Nampower executives have proposed that the electricity utility should write off N$29 million in debt of a company which used to power Kombat and has ties to businessman Knowledge Katti and executive director of sport, youth and national service Erastus Haitengela.
NamPower’s board of directors is allegedly considering the proposal.
This comes days after the power utility decided to implement blackouts at towns and in regions with outstanding electricity accounts.
NamPower’s blackout decision drew criticism and praise at the same time.
The board was locked in an emergency meeting yesterday to deal with the issue.
However, new information has surfaced according to which the utility is considering giving Congo Namibia Trading special treatment.
The company held a power supply contract with NamPower for the supply of electricity to Kombat, a mining settlement situated between Grootfontein and Otavi.
Senior government officials alerted The Namibian to the decision on Kombat this week.
They said NamPower was targeting the poor, while being lenient with companies linked to politically connected individuals.
Katti is said to be president Hage Geingob’s friend, and has allegedly financed the president’s medical bills in the past.
Several northern areas receiving electricity through the Northern Electriciry Distributor (Nored) were last night plunged into darkness after failing to meet the deadline that was set by NamPower.
The power cuts came into effect on Tuesday and would be experienced daily between 17h00 and 21h00.
Some affected local authorities in the south include Rehoboth, Mariental, Tses and Gibeon.
The northern regions affected by power cuts would include the Oshana, Oshikoto, Omusati, Ohangwena, Kavango East, Kavango West and Kunene regions.
The Ondangwa Town Council this week issued a notice confirming power cuts to its customers.
Sources complained about NamPower’s double standards of switching off the lights in some areas while others are spared.
Questions sent to Katti were not responded to yesterday, and NamPower’s top bosses appeared to have been locked in meetings yesterday.
NamPower spokesperson Tangeni Kambangula yesterday said she was out of office and referred questions to NamPower officials.
Text messages sent to NamPower’s managing director, Simson Haulofu, were not answered.
He referred The Namibian to the company’s marketing department.
Katti has over the years claimed ownership of Kombat and had offered to sell the settlement to the government for N$160 million, despite state documents showing it already belongs to the government.
The Namibian in February this year reported that NamPower was planning to pull the plug on electricity at Kombat due to its N$29-million debt.
Congo Namibia Trading, through a power supply agreement with NamPower, was the power supplier to the settlement east of Otavi.
In its February statement, NamPower said the decision to suspend power to Kombat is due to the debt Congo Namibia Trading has accumulated since July 2018.
Kombat is not administered through the Ministry of Urban and Rural Development.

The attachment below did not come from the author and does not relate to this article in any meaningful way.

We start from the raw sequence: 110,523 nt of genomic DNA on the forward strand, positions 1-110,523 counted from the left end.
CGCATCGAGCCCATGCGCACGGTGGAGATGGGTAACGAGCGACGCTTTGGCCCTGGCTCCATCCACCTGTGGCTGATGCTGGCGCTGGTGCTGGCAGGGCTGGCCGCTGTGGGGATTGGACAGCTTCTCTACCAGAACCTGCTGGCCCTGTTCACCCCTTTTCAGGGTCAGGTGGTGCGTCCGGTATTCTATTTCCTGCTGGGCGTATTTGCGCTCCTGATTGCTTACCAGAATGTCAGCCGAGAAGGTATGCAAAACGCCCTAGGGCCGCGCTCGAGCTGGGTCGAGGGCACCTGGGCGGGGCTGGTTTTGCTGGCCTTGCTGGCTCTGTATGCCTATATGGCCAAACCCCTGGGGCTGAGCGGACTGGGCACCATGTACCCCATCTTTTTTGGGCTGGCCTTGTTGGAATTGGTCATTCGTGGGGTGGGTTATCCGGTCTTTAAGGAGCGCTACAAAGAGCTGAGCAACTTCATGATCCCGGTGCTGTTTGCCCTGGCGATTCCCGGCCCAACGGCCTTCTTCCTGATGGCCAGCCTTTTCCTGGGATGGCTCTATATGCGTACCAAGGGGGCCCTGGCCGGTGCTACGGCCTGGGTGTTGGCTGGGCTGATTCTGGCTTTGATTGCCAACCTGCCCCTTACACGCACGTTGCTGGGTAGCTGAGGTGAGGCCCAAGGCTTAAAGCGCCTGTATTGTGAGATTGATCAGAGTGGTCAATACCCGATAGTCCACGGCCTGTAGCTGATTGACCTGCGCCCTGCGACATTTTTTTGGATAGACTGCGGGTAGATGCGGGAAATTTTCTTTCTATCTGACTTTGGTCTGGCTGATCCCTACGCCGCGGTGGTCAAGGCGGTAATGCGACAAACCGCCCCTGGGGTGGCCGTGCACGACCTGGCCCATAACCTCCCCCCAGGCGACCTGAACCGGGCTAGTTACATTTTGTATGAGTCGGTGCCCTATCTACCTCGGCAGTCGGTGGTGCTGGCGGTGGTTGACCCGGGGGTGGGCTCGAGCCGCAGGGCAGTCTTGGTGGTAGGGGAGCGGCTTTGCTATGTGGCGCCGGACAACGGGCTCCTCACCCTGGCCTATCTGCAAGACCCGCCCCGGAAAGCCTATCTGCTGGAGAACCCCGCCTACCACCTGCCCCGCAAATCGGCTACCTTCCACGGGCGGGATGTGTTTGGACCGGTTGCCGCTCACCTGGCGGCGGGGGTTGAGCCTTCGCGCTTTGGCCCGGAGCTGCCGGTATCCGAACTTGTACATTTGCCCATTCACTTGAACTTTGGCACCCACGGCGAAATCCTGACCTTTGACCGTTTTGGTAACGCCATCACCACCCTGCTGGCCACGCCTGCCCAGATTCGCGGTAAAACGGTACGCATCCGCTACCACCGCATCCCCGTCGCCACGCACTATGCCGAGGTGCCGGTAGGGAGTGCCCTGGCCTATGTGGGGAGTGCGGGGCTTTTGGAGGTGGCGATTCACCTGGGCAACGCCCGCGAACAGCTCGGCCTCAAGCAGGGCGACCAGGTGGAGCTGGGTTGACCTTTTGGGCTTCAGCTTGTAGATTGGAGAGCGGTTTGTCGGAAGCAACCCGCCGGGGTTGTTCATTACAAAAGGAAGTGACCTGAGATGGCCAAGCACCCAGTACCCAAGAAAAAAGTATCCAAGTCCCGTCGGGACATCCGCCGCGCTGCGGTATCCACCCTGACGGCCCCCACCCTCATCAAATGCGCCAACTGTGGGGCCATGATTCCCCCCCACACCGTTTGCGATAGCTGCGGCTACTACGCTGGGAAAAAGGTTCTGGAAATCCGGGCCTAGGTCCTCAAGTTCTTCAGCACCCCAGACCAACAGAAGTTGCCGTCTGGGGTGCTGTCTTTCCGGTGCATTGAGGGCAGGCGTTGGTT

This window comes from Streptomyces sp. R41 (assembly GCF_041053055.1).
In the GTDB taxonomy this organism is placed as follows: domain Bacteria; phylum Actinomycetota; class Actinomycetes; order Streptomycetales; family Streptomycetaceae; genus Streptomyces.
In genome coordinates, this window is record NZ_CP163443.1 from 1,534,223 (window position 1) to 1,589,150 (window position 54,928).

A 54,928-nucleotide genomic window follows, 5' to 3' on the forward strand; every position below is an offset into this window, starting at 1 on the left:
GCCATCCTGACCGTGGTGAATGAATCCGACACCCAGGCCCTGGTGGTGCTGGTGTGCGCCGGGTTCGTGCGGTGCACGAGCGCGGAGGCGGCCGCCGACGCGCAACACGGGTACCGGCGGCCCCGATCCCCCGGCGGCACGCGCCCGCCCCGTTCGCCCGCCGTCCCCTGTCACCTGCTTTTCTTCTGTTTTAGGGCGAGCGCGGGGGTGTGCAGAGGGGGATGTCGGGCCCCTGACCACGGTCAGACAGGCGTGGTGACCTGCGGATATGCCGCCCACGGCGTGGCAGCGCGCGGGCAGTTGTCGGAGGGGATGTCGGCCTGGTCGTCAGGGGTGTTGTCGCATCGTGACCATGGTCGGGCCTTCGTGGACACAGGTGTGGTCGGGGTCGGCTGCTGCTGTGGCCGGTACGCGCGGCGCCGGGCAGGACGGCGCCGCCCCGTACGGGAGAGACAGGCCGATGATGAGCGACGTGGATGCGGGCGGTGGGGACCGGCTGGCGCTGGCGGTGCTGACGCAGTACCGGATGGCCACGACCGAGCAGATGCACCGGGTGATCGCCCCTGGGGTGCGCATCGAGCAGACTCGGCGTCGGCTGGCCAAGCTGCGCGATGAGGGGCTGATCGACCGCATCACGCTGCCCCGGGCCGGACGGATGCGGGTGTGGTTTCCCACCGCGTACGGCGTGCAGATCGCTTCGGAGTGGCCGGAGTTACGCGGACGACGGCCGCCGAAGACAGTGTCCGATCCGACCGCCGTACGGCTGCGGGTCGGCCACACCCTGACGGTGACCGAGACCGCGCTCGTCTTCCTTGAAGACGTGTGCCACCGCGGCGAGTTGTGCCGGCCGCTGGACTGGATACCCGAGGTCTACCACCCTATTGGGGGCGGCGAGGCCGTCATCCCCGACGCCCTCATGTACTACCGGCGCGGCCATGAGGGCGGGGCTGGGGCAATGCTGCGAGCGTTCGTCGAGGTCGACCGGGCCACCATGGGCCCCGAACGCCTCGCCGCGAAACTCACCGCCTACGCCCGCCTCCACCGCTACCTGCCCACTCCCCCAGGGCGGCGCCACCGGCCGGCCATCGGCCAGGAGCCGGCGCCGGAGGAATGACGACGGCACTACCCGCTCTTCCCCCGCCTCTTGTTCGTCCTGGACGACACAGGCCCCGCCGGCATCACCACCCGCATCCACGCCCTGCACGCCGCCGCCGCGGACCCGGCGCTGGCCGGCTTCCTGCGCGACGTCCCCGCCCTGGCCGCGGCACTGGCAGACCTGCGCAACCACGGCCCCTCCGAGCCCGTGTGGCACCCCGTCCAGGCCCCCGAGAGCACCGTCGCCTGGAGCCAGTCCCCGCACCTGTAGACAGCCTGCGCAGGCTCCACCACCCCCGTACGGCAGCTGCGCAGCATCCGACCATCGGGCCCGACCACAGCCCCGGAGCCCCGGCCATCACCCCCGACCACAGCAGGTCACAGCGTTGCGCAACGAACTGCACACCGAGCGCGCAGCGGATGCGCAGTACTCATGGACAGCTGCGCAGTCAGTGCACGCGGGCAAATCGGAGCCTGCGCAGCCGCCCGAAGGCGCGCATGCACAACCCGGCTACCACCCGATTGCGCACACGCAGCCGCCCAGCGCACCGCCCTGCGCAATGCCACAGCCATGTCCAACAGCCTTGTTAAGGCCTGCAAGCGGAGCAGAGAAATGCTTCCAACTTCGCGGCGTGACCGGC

FAILURE TO PAY
News about Kombat’s power suppliers failing to pay their bills have been around for years.
But court documents show that unpaid NamPower electricity invoices from January 2017 to January 2019 amounted to over N$11 million.
NamPower took Katti’s Congo Namibia to court in July 2019 for failing to pay its bills.
On 8 December 2021 High Court judge Hannelie Prinsloo ordered that Congo Namibia pay NamPower N$11,1 million, including 20% interest per year, calculated from April 2019.
Congo Namibia was also ordered to pay NamPower’s legal costs.
The Otjozondjupa Regional Council last year had to intervene after NamPower cut Kombat’s power supply.
This was to keep facilities like clinics operating.
The Kombat connection was subsequently taken over by Central-Northern Electricity Distributor (Cenored), giving the settlement a fresh start.
The Namibian was informed that after various meetings with Congo Namibia, NamPower managers decided to consider writing the company’s debt off.
Congo Namibia is pushed by politically connected individuals such as Katti, who has in the past bragged about his ability to use political connections to “do the magic” with officials.
Court documents indicate that Katti was listed as a director of the company, while Haitengela, who was working as a deputy executive director at State House at the time, was listed as a shareholder.
Haitengela did not respond to questions sent to him yesterday.
Other shareholders listed are Arno Gunzel, Andre Neethling, former Unam Foundation director Lorna Mbwale, and an entity called Kombat Community Investment.
Charles David, who administers the Kombat properties on behalf of Katti, earlier this year said there was little they could do to keep the lights on, since residents stopped paying for services at the village.
“It is now for the government to come in, because we have been offering sewerage and water services for the past seven years.
“People have not been paying for anything for the past three years – not for rent, not even for water,” he said.
He added that the situation escalated when more people flocked to the village.
The majority of the people at the settlement are students at the Welwitchia Health Training Centre.
According to David, these students are renting rooms from residents and the money is not shared with the town’s administrators.